Exactly. And you have to ask yourself if Zeus is technically a zombie.
For the movie, the Las Vegas Strip was recreated on a backlot in the New Mexico desert. What was your first impression when you saw that set?
I thought it was pretty cool, and I’ve been around some really cool sets. Apocalyptic-type movies always fascinate me, especially seeing each person’s vision of prominent landmarks and places. When we did 300, we were in front of blue screens every day and had to use our imaginations. Actors generally prefer to have things as real as possible to help get into the character and scene even more. They did a great job with Army of the Dead.
When you look back at this project, are there any specific scenes that stand out in your mind?
There was one scene that didn’t make it into the movie, and it was my biggest fight in the film. I had a really nice moment with Omari Hardwick where Zeus basically wiped out all of Vanderohe’s men, and we had a standoff. He had a big saw that was inches away from my face, and I was daring him to use it on me. It was a cool scene, and I know it killed Zack not to use it because it didn’t work in the timeline of the film.
And then my fight with Omari towards the end of the film was really cool. Omari is very impressive, and one of the most giving actors I’ve ever worked with. Whatever ego he might have, he leaves it at the door. Whatever is best for the film or a particular scene, that’s what Omari’s going to go with. He definitely enhanced my character through his choices and ideas that we discussed. He’s a wonderful person. I appreciate him and enjoyed working with him.
I also loved any scene that had to do with my Queen, like the scene where I turn Theo Rossi’s character, Cummings. By the way, Theo Rossi is awesome. Before we filmed, I told him, “I’m making this scene about my Queen. I know that I turn you in the scene, but for me, it’s about my Queen. I’m checking in on her and the unborn child. So when you’re whimpering, I’m basically going to tell you to shut up in my Zeus way.”
And Theo played that amazingly well. I love that scene, and Athena played the little intricacies fantastically. It added so much to her character and to the scene. That might have been my favorite scene in a movie that I’ve personally worked on.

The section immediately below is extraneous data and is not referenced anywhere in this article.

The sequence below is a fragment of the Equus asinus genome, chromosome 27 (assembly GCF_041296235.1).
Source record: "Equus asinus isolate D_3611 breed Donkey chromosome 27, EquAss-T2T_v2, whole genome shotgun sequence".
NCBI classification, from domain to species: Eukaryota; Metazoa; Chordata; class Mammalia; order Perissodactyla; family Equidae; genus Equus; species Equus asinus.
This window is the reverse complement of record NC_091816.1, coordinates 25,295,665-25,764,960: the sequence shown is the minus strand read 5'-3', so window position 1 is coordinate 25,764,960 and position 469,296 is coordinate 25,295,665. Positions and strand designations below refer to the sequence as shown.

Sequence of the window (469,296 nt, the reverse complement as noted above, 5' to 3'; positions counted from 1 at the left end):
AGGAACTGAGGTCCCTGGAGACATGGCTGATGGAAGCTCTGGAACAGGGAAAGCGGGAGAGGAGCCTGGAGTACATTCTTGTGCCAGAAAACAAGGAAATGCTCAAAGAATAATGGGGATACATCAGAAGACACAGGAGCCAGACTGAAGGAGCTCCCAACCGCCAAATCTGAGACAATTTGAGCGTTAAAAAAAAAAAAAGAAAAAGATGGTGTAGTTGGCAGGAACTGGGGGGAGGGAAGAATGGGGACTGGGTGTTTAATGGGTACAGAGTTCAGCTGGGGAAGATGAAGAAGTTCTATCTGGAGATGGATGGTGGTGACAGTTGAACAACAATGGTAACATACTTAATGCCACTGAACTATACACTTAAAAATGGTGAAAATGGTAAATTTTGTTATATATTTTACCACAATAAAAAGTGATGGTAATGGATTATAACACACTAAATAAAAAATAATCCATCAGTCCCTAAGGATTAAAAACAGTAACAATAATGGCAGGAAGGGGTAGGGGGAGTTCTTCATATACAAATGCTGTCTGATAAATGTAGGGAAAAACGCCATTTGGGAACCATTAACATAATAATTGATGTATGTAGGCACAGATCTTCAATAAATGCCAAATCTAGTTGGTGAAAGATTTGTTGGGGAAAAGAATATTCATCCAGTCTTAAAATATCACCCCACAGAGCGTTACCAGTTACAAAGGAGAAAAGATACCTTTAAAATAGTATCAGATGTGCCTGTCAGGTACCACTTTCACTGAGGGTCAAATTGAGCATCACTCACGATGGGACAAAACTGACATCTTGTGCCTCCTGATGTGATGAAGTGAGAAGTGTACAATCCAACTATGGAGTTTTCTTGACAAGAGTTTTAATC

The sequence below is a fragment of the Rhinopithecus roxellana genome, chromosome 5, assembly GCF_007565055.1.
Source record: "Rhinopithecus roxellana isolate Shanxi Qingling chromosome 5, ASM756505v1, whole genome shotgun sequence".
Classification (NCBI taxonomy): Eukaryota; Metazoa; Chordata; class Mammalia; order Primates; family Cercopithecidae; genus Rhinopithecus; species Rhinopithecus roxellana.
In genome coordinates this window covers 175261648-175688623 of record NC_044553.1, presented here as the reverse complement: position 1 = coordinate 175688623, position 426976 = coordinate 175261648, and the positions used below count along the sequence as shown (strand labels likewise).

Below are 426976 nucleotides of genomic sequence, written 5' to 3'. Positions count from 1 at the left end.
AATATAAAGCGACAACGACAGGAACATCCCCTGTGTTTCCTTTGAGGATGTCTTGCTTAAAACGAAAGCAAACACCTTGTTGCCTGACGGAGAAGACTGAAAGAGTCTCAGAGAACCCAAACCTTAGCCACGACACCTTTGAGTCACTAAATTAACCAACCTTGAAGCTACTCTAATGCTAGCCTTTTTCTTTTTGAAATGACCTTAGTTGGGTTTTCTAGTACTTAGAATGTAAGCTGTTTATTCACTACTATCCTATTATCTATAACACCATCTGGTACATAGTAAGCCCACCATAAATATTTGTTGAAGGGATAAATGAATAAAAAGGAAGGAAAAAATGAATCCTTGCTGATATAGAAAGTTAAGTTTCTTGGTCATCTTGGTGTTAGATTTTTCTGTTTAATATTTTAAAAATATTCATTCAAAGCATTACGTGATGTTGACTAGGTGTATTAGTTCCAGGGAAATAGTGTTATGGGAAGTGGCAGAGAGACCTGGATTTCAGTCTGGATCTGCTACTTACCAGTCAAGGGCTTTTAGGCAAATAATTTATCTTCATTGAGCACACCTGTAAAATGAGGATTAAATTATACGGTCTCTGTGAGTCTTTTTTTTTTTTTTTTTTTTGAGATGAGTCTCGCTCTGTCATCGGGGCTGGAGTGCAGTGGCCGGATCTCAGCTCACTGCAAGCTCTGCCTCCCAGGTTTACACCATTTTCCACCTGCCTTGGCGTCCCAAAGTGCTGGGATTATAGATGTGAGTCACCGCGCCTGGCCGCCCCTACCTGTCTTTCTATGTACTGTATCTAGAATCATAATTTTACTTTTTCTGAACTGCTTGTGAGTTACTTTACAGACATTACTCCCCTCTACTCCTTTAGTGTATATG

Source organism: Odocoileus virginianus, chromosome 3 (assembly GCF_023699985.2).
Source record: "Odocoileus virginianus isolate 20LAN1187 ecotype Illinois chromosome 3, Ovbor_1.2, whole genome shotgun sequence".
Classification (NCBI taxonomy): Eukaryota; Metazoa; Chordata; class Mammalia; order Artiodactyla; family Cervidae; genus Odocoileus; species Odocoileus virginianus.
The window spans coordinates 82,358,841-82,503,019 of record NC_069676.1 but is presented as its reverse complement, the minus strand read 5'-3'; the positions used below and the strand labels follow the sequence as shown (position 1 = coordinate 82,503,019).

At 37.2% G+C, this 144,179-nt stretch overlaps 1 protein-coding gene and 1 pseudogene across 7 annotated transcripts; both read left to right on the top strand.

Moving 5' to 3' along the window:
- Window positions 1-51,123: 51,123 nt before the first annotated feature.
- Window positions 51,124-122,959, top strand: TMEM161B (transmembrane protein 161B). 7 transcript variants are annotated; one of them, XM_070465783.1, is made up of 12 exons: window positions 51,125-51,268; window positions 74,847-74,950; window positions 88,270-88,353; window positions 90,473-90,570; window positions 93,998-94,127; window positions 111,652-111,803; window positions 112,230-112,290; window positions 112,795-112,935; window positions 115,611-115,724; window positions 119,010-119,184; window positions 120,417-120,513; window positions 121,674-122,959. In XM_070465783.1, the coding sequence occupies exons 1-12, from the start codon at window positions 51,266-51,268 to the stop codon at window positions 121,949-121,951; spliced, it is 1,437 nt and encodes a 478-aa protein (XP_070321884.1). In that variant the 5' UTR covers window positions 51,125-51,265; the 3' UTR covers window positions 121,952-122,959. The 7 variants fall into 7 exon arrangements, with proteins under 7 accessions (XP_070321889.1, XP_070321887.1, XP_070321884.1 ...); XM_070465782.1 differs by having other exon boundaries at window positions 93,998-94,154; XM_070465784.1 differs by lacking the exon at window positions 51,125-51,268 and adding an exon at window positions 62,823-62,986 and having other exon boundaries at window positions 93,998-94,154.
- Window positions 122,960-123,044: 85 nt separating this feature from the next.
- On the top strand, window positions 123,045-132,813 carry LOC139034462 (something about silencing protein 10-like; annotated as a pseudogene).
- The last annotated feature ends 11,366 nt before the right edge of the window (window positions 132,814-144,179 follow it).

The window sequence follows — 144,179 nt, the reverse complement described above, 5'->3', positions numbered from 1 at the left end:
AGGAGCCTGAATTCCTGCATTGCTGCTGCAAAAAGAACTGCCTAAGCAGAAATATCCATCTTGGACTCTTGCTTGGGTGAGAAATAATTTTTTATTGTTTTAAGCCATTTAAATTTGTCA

What some people may not know is that you were a stunt performer in Batman v Superman: Dawn of Justice and Zack Snyder’s Justice League, specifically as stunt double for Ben Affleck’s Batman. What was it like to step into the Batsuit?
I auditioned twice for the part of doubling Ben. I’m an even-keeled person, but when I got that call, I was dancing around the house. It was a dream come true. I’m a huge nerd to this day. I love pop culture and superheroes.
When we first got to Detroit, Zack wanted to take some pictures of me wearing the Batsuit in this warehouse. That was the first time I got to wear the whole suit and move around in it, and it was an incredible feeling. It was freezing cold outside, and Zack kept asking if I was okay or needed a break to warm up. I told Zack that I was honestly so psyched that I couldn’t feel the cold. I kept looking at my shadow, the Bat silhouette on the concrete. While filming, I had the best job in the world, and wouldn’t trade places with anyone. It was an amazing experience from beginning to end.
For even more behind-the-scenes stories from Army of the Dead, add Wiretap to your Chrome browser and watch it again on your laptop or desktop with exclusive commentary from Richard Cetrone. And be sure to check out our interviews with Army of the Dead‘s Danielle Burgio (Soccer Mom) and Misha Bukowski (First AD/Producer).
(This interview has been edited and condensed.)